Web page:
I have my server set up to server files using Samba (the windows filesharing protocol) now called CIFS. I wanted to use some authentication for the read/write share so here is how to do it.

Make a file called /etc/samba.credentials, owned by root:root, with permissions 0600, with these contents:

Then add a line like this to your /etc/fstab:
//server/sharename /mount/point cifs auto,credentials=/etc/samba.credentials,iocharset=utf8,file_mode=0777,dir_mode=0777,uid=youruser,gid=yourgroup,nounix 0 0

Then it should be automatically mounted when you login!

Notes for myself so I can do this again someday… (UPDATE: I had to refresh the links at the bottom of this article to the latest version of Django. Good luck.)

Let’s say we are working on a Django project called applesauce, for lack of a better name. We start by creating a directory for this project:
cd ~
mkdir applesauce
cd applesauce

We use pip to install python packages, so we must install it first:
sudo apt-get install python-pip python-setuptools

We use virtualenv to manage our python environment to make sure we don’t go too crazy. We can use pip to install it:
sudo pip install virtualenv

virtualenv has this idea of using a directory to store its settings, so let’s make one for it, and use it as a new virtual environment:
mkdir applesauce-virtualenv
virtualenv applesauce-virtualenv

The –no-site-packages is the default now, so we don’t include it here (you could, but it’s deprecated). This helps keep things sane.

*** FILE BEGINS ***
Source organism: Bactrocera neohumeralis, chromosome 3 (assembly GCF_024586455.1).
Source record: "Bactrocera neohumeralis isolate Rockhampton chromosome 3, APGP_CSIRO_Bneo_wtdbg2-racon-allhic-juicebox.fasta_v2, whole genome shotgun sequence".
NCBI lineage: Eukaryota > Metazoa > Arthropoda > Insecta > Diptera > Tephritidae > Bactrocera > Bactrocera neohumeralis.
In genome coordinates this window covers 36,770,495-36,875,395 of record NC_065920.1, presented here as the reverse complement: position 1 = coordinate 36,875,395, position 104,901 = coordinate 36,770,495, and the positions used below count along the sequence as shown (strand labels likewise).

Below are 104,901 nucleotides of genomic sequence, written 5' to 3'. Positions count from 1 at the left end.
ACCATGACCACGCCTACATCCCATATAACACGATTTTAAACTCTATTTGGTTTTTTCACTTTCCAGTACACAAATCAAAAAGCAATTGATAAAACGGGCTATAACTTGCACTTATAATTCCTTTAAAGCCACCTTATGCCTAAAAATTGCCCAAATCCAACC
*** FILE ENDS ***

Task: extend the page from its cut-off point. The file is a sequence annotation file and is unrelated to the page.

virtualenv creates a shell script for you to source that sets up the necessary environment variables. You will need to source this file every time you want to work on this project:

source applesauce-virtualenv/bin/activate

You should see that your shell prompt has changed, and now has “(applesauce-virtualenv)” at the front of the prompt. This lets you know that you have already “logged in” to your virtualenv.

Now, let’s install some of the packages required to work with Django. We start with the non-python system-wide packages and libraries:
sudo apt-get install libxml2-dev libxslt1-dev python2.7-dev libpng12-dev libfreetype6-dev build-essential python-dev

Then, make sure that you are in your virtual environment and install these python things using pip. Since we’re installing these packages into the virtualenv we don’t need to use sudo.

pip install django django-debug-toolbar south httplib2 lxml

If you have any modules/packages that you want to be able to use in your Django project, you can copy them into applesauce-virtualenv/lib/python2.7/site-packages/

To verify that Django can be seen by Python, type python from your shell. Then at the Python prompt, try to import Django:

>>> import django
>>> print django.get_version()

Now, you can start working with Django. You might want to start with the official tutorial, Writing your first Django app.

(Some information taken from the Django Quick install guide.)